RELY: The last letter of manager, plus crossword land’s favourite diocese

6d    Steps character in Marathon describes close to camera (7)
LAMBADA: Marathon is in Greece, so we’re looking for a Greek character that goes around (describes) the last letter of camera

7d    One awfully tipsy having drained last of red around pub? (9)
OENOPHILE: An all-in-one; the whole clue offers a definition for a wine-lover. An anagram (awfully) of ONE, then a word for tipsy or drunk without a D (drained last of red) goes around a 2-letter abbreviation for a pub

8d    I could have sworn tourist might say this in Paris? (6,2,6)
EXCUSE MY FRENCH: Two meanings – we assume the tourist is not fluent in the local lingo

9d    Dawn follows quiet sauntering by lake with a cocktail (7,7)
TEQUILA SUNRISE: Another word for dawn follows an anagram (sauntering) of QUIET plus the abbreviation for Lake and A from the clue

14d    British organisation discussed quarter’s produce (5,5)
BRING FORTH: Single letter abbreviation for British, an organisation or group (sometimes criminal), plus a homophone (discussed) of another word meaning quarter

16d    Contrarian almost finished course (9)
ANTIPASTI: A 4-letter contrarian, then a (4,2) expression for finished without the last letter (almost)

19d    Heartless private lifted small island’s torpor (7)
INERTIA: A 5-letter adjective meaning private without its middle letter (heartless), then the reversal of a word meaning a small island

21d    Woman‘s given primary cabin on board? (6)
BERTHA: This woman’s name split (5,1) would suggest the primary cabin on board

24d    Claim by kid is idle talk, in hindsight (4,1)
BAGS I: A reversal (in hindsight) of IS from the clue and a word for idle talk

25d    Messenger regularly ignored old slave (4)
ESNE: Even letters (regularly ignored) in Messenger

I enjoyed 12a for the smooth definition, 13a for the homophone which made me doubt my pronunciation of the grass, 23a and 5d for surface, 26a for simple but very effective misdirection. My favourite, since i’m a sucker for all-in-one clues, is probably 7d. Which clues did you like?

26 responses to “Toughie 2127

    • They weren’t working when I read your comment, so I checked the back page review ones which were, but now I’ve come back here, the spoilers work here too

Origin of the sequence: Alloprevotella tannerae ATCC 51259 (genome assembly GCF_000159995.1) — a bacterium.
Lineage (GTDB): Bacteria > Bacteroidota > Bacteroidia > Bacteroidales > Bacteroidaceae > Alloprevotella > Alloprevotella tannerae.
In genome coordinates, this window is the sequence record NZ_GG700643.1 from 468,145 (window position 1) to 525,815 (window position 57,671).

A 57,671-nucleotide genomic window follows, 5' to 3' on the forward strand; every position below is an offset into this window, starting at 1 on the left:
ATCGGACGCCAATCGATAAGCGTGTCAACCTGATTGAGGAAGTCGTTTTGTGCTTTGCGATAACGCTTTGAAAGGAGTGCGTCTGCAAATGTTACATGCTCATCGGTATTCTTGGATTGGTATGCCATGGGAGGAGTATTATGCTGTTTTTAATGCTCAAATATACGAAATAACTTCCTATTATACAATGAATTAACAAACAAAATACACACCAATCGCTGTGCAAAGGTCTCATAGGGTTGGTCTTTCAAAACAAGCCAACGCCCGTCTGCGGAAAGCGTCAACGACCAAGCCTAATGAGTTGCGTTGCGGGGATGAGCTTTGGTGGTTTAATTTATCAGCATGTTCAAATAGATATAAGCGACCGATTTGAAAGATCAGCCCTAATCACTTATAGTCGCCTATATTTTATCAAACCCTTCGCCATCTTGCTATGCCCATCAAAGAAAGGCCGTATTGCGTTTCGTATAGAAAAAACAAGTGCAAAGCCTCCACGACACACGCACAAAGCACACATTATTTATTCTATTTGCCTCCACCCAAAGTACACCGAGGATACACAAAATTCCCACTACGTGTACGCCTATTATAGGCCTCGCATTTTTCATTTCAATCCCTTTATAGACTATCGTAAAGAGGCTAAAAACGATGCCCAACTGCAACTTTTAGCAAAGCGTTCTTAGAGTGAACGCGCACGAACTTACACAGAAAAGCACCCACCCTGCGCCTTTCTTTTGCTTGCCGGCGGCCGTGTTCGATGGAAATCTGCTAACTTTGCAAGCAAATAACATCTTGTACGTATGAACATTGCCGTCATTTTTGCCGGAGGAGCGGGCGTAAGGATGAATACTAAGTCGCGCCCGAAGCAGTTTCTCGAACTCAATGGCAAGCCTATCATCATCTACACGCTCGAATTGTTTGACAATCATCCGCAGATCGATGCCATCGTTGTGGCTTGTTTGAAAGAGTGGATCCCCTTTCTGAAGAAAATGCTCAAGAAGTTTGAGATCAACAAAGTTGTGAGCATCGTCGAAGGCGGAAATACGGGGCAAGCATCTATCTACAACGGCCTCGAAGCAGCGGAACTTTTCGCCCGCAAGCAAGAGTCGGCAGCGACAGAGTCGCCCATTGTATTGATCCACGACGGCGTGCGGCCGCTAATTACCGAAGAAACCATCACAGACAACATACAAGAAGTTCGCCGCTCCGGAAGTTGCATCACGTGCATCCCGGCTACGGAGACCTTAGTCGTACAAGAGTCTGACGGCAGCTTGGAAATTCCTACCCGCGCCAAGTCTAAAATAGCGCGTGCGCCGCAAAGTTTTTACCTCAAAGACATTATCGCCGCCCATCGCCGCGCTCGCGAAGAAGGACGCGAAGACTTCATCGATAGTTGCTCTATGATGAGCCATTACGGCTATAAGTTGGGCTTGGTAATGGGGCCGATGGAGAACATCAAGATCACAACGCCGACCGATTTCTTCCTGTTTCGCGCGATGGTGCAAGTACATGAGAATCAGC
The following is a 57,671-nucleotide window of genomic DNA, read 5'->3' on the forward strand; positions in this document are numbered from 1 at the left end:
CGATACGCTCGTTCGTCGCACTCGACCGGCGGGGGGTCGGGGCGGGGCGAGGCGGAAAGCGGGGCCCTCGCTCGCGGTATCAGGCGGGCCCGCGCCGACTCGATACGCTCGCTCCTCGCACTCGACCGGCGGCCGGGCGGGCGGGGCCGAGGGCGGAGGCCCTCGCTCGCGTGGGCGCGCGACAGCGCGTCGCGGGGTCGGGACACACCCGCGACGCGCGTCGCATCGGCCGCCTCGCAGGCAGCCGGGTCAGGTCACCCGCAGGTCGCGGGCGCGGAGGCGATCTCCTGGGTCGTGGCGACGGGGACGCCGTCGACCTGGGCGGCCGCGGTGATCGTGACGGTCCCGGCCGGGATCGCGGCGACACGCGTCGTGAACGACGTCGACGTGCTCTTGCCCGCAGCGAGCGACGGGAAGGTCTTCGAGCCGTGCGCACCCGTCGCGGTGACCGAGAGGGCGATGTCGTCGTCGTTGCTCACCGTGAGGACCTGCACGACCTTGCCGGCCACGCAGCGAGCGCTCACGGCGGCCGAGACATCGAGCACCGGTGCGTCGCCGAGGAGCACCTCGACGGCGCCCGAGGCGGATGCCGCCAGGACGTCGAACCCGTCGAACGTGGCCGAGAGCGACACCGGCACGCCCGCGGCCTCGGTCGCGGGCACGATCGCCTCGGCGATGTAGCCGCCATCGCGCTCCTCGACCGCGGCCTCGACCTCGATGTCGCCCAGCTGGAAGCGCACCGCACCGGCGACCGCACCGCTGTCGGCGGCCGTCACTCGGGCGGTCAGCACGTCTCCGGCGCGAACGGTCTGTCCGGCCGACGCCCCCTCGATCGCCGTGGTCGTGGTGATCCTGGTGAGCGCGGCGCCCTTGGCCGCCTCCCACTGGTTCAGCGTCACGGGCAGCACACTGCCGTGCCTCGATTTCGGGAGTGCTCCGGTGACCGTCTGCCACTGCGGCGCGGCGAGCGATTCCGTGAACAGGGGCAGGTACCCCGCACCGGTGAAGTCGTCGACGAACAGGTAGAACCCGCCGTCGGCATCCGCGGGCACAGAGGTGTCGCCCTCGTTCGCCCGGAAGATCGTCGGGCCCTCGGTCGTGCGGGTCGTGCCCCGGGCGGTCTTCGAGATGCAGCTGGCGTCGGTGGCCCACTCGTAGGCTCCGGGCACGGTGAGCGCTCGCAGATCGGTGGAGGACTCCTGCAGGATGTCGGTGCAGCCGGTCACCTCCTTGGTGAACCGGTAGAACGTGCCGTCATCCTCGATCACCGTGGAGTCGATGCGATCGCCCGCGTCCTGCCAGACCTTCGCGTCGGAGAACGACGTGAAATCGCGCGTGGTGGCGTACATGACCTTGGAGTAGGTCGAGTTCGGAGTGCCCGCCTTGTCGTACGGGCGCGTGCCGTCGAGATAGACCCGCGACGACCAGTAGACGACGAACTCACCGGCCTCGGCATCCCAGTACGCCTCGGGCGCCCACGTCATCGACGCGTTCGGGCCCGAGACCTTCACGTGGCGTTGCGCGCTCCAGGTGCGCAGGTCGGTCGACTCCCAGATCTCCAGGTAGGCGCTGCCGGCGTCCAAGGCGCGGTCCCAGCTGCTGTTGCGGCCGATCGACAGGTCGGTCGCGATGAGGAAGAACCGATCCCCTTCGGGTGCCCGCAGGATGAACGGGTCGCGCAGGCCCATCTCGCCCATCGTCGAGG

Isn’t technology marvellous? :scratch:

      • They’re still not working for me, nor today’s backpager, but yesterday’s Toughie’s do work! Ouch, my head hurts.

    • For me they sometimes appear compressed to a single character (unclickable) and then “wake up” after a short while. Big Dave said he had disabled the spoilers briefly, but they are working fine for me now, so probably nothing to do with that.

  1. Many thanks Osmosis for this great puzzle, and to Dutch for his analysis.

    With the &lit, or all-in-one, one can sometimes pick holes in the definition, such as it may be, after all the operations have been performed to get the required word or phrase. I mean, is Osmosis suggesting that the wine-lovers concerned are prey to drunkenness or alcoholism?

    I never get drunk. Never.

  2. I enjoyed this very much, and I was able to complete the grid correctly, but I was fortunate along the way. I had not heard of either writer in 1a or 28a. I found the surname of the latter easily enough from Google and the checkers from the two wonderful clues in 21d and 24d. The writer in 1a was a different matter, made more challenging in that I confidently put ‘pardon’ as the first word in 8d, and it took me ages to realize that it was wrong. (I did not recognize the pangram (again) which should have tipped me off sooner that ‘pardon’ was incorrect). Also the slang was not familiar to me in 1a and so the Google search for the writer was much more tedious. Many thanks to Osmosis and Dutch.